Since you say \"\'mono-ize\' . . . the same as MaestroTools\", I\'m guessing you mean \"mono-mode,\" not monophonic (or monaural). The MIDI spec does use controllers 122 to 127 for channel mode messages, but if that\'s what you mean, the answer is \"no.\" One of the reasons MaestroTools was necessary was because GigaStudio doesn\'t yet support mono mode -- we had to add that feature in the utility. In other words, without MaestroTools mono mode doesn\'t exist.
I thought I was using this library correctly, but now you\'ve given me doubts.
I use an old Yamaha KX76 for input, and the mod wheel produces CC#1 data by default (as it should, according to the MIDI spec). However, I noticed in Digital Performer\'s Insert CC menu, and on the cheat sheet printed on the front of my KX76, that MIDI Expression has it\'s own CC number, #11.
Now, here\'s the rub: the GOS manual tells me to use the \"Mod Wheel\" to control the EXP patches, which is what I have been doing. My Mod Wheel input shows up in DP as CC#1. Have I only been controlling volume?
Should I be using CC#11 with the EXP patches to get the most realistic dynamic changes?
t is a bit confusing I admit. CC11 is usually called \"epression\" control, but all it really does is control volume. I dont believe Gigastudio allows for layer volume to be controlled by CC11 which is why GOS uses The Mod Wheel to control ITS \"expression\". So use the Mod Wheel
Keep in mind that our \"expression\" control, or \"EXP,\" is outside the MIDI spec. Mod wheel (cc#1) EXP controls the transitions between crossfaded layers on designated instruments. Cc#11 (MIDI expression) controls the volume level within an instrument. Here\'s how it\'s meant to work in the MIDI spec: The overall level of an instrument is set with cc#7 (MIDI volume). Continuous dynamic changes in volume, on the other hand, are controlled with cc#11. The advantage of separating these is that if you have drawn a lot of crescendos and diminuendos into your part and later decide to make an adjustment in the overall level of the instrument (cc#7), those dynamic changes within the instrument (cc#11) remain intact. With a GOS EXP instrument they are best used as follows:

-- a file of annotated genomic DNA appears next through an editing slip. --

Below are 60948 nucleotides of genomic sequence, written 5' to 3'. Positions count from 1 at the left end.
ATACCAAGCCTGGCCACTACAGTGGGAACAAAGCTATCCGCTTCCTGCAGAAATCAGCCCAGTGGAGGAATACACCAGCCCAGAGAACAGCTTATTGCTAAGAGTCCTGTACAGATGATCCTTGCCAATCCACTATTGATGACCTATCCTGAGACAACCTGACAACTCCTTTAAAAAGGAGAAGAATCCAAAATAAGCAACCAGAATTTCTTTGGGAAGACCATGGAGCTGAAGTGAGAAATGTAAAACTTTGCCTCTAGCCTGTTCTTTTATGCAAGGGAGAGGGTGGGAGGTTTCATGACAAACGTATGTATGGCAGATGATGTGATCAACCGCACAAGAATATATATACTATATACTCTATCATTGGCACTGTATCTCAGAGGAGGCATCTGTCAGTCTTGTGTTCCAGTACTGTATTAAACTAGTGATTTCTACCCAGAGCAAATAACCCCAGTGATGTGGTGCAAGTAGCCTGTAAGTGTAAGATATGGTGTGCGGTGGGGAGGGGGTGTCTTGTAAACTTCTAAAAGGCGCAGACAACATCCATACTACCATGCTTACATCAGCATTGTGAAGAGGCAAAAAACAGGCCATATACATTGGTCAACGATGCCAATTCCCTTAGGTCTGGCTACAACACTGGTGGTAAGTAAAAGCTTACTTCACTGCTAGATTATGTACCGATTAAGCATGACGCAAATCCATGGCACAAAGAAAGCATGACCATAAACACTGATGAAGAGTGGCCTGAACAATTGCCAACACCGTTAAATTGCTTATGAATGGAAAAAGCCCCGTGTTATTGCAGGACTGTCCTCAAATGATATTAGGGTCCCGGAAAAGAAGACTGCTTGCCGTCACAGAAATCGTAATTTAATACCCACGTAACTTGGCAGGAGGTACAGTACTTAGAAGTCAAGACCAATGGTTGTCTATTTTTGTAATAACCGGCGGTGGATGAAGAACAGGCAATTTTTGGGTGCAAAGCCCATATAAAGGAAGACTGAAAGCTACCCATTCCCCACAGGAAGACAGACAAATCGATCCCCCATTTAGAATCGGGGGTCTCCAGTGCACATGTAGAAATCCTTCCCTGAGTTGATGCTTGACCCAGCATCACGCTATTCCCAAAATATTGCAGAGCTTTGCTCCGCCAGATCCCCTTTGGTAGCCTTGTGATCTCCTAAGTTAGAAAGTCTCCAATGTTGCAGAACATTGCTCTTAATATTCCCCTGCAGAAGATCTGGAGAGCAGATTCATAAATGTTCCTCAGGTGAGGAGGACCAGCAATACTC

1. Use cc#7 to set the overall level of the instrument.
2. Use mod wheel EXP to play in realistic expression. Because the instrument crossfades between real p, mp, mf, and f layers this not only controls volume changes, but also timbre and vibrato intensity changes that occur naturally when real players play louder or softer.
3. Use cc#11 to touch-up continuous volume changes. (e.g. Since the EXP control only allows you to get as soft as the players at the original session, if you want a diminuendo to \"disappear\" into silence, you could use cc#11 to accomplish that.)
P.S. In re-reading my first post above I see that in my haste to accommodate common usage of the word \"monophonic\" in terms of stereo and mono, I only succeeded in making it more confusing. The correct word for single channel audio is \"monaural.\" Even though \"monophonic\" is often used interchangably with that term, it shouldn\'t be. \"Monophonic\" and \"polyphonic,\" correctly used, refer to the number of notes playing at a time: Monophonic - one note at a time; polyphonic - more than one note at a time. \"Mono mode\" concerns the monophonic/polyphonic aspect of an instrument. Clear as mud, right?
[This message has been edited by Tom Hopkins (edited 01-28-2002).]